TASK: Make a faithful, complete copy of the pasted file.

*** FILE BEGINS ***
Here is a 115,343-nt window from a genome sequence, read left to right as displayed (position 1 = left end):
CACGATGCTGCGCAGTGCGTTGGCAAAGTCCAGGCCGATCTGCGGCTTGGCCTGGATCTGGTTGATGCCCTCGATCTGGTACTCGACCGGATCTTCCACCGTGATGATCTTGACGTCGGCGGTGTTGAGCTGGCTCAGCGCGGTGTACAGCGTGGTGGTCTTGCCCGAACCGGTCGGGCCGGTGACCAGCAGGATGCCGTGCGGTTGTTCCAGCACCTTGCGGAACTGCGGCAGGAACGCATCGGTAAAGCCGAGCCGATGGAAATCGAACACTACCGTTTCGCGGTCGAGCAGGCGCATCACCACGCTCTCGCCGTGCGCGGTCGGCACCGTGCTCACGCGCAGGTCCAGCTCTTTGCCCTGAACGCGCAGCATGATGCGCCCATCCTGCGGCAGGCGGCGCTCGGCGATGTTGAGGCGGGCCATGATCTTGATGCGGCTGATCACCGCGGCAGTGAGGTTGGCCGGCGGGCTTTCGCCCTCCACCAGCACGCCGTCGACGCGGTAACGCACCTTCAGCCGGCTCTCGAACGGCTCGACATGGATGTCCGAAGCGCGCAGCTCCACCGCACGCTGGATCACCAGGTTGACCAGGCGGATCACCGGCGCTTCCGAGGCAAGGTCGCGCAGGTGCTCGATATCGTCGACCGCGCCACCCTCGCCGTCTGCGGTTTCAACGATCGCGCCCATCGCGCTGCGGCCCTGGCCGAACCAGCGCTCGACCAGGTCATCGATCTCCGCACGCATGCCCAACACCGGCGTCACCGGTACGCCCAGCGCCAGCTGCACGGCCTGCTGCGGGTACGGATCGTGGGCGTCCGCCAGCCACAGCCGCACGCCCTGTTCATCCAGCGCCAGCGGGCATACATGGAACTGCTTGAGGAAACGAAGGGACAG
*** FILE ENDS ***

Here is a 115,343-nt window from a genome sequence, read left to right as displayed (position 1 = left end):
CACGATGCTGCGCAGTGCGTTGGCAAAGTCCAGGCCGATCTGCGGCTTGGCCTGGATCTGGTTGATGCCCTCGATCTGGTACTCGACCGGATCTTCCACCGTGATGATCTTGACGTCGGCGGTGTTGAGCTGGCTCAGCGCGGTGTACAGCGTGGTGGTCTTGCCCGAACCGGTCGGGCCGGTGACCAGCAGGATGCCGTGCGGTTGTTCCAGCACCTTGCGGAACTGCGGCAGGAACGCATCGGTAAAGCCGAGCCGATGGAAATCGAACACTACCGTTTCGCGGTCGAGCAGGCGCATCACCACGCTCTCGCCGTGCGCGGTCGGCACCGTGCTCACGCGCAGGTCCAGCTCTTTGCCCTGAACGCGCAGCATGATGCGCCCATCCTGCGGCAGGCGGCGCTCGGCGATGTTGAGGCGGGCCATGATCTTGATGCGGCTGATCACCGCGGCAGTGAGGTTGGCCGGCGGGCTTTCGCCCTCCACCAGCACGCCGTCGACGCGGTAACGCACCTTCAGCCGGCTCTCGAACGGCTCGACATGGATGTCCGAAGCGCGCAGCTCCACCGCACGCTGGATCACCAGGTTGACCAGGCGGATCACCGGCGCTTCCGAGGCAAGGTCGCGCAGGTGCTCGATATCGTCGACCGCGCCACCCTCGCCGTCTGCGGTTTCAACGATCGCGCCCATCGCGCTGCGGCCCTGGCCGAACCAGCGCTCGACCAGGTCATCGATCTCCGCACGCATGCCCAACACCGGCGTCACCGGTACGCCCAGCGCCAGCTGCACGGCCTGCTGCGGGTACGGATCGTGGGCGTCCGCCAGCCACAGCCGCACGCCCTGTTCATCCAGCGCCAGCGGGCATACATGGAACTGCTTGAGGAAACGAAGGGACAG